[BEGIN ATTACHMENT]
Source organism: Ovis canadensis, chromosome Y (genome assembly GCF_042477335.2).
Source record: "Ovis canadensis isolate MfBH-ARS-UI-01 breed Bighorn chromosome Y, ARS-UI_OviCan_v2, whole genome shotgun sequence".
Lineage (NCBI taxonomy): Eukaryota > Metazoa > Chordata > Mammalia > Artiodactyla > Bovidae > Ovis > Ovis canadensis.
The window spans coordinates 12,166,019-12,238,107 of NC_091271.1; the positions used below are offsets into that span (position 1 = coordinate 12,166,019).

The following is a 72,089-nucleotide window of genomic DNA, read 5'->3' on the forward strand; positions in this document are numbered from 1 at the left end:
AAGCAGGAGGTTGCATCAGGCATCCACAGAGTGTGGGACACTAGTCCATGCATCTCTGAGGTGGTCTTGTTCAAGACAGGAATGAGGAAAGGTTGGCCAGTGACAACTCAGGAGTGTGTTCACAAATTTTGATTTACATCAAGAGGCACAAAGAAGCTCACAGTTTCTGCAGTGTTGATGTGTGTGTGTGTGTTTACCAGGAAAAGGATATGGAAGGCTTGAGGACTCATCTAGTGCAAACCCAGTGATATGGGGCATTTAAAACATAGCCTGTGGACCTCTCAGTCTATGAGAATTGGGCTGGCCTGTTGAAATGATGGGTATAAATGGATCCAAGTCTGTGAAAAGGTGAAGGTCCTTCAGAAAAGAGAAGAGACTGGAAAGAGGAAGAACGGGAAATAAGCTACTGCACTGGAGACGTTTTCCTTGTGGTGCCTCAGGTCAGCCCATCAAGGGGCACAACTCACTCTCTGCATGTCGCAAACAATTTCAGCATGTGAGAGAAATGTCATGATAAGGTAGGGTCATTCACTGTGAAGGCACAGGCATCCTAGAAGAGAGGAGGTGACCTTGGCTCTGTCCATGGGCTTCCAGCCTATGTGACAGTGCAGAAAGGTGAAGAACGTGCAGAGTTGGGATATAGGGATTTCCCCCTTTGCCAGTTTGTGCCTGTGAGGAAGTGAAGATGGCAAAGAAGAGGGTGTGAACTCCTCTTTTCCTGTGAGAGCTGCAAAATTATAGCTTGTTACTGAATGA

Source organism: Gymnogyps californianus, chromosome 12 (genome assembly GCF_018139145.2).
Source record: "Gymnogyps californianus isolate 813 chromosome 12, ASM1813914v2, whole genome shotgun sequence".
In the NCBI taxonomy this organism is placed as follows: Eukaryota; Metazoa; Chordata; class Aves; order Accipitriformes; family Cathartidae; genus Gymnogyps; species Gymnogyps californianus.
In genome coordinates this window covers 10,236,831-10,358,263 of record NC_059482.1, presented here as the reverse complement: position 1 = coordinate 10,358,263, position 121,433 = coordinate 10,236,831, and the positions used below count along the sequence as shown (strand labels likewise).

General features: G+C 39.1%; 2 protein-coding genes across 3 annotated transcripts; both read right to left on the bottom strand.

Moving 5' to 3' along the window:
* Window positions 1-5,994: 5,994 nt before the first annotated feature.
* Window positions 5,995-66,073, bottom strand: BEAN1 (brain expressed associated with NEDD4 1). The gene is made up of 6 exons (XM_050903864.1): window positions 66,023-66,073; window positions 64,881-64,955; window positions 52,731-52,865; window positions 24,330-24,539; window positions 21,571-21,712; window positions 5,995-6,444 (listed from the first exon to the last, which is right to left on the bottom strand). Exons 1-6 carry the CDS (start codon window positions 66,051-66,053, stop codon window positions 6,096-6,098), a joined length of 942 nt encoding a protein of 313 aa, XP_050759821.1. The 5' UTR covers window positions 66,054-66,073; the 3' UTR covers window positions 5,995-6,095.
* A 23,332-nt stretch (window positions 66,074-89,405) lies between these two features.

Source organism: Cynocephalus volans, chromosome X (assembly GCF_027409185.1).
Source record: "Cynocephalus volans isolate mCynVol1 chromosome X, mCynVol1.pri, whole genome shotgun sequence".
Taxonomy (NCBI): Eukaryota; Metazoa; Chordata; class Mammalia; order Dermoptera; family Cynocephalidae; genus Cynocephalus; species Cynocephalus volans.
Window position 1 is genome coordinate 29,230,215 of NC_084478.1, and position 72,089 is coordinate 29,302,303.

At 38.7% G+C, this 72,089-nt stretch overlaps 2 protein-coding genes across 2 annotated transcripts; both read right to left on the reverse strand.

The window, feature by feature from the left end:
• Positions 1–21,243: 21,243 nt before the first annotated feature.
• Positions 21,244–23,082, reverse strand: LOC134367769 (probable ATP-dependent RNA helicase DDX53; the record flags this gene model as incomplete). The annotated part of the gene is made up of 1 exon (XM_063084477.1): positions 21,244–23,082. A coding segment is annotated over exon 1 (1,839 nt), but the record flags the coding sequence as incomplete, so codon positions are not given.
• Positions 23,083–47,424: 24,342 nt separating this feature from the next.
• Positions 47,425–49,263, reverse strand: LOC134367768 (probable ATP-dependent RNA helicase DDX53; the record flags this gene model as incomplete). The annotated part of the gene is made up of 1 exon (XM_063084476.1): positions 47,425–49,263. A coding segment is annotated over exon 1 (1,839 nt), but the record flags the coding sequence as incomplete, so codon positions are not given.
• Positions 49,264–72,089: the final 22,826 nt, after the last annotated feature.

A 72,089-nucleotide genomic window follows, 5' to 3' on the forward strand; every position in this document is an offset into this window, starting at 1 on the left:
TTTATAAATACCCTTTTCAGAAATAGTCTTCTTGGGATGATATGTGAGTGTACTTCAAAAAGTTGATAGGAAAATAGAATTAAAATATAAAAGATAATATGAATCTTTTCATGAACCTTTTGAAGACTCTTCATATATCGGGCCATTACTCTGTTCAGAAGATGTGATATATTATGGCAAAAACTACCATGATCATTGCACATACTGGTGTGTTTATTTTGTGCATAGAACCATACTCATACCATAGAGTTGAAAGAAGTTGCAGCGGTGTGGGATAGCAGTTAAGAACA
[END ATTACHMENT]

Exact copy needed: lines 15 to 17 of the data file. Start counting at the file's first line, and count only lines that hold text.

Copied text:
* A 23,332-nt stretch (window positions 66,074-89,405) lies between these two features.

Source organism: Cynocephalus volans, chromosome X (assembly GCF_027409185.1).
Source record: "Cynocephalus volans isolate mCynVol1 chromosome X, mCynVol1.pri, whole genome shotgun sequence".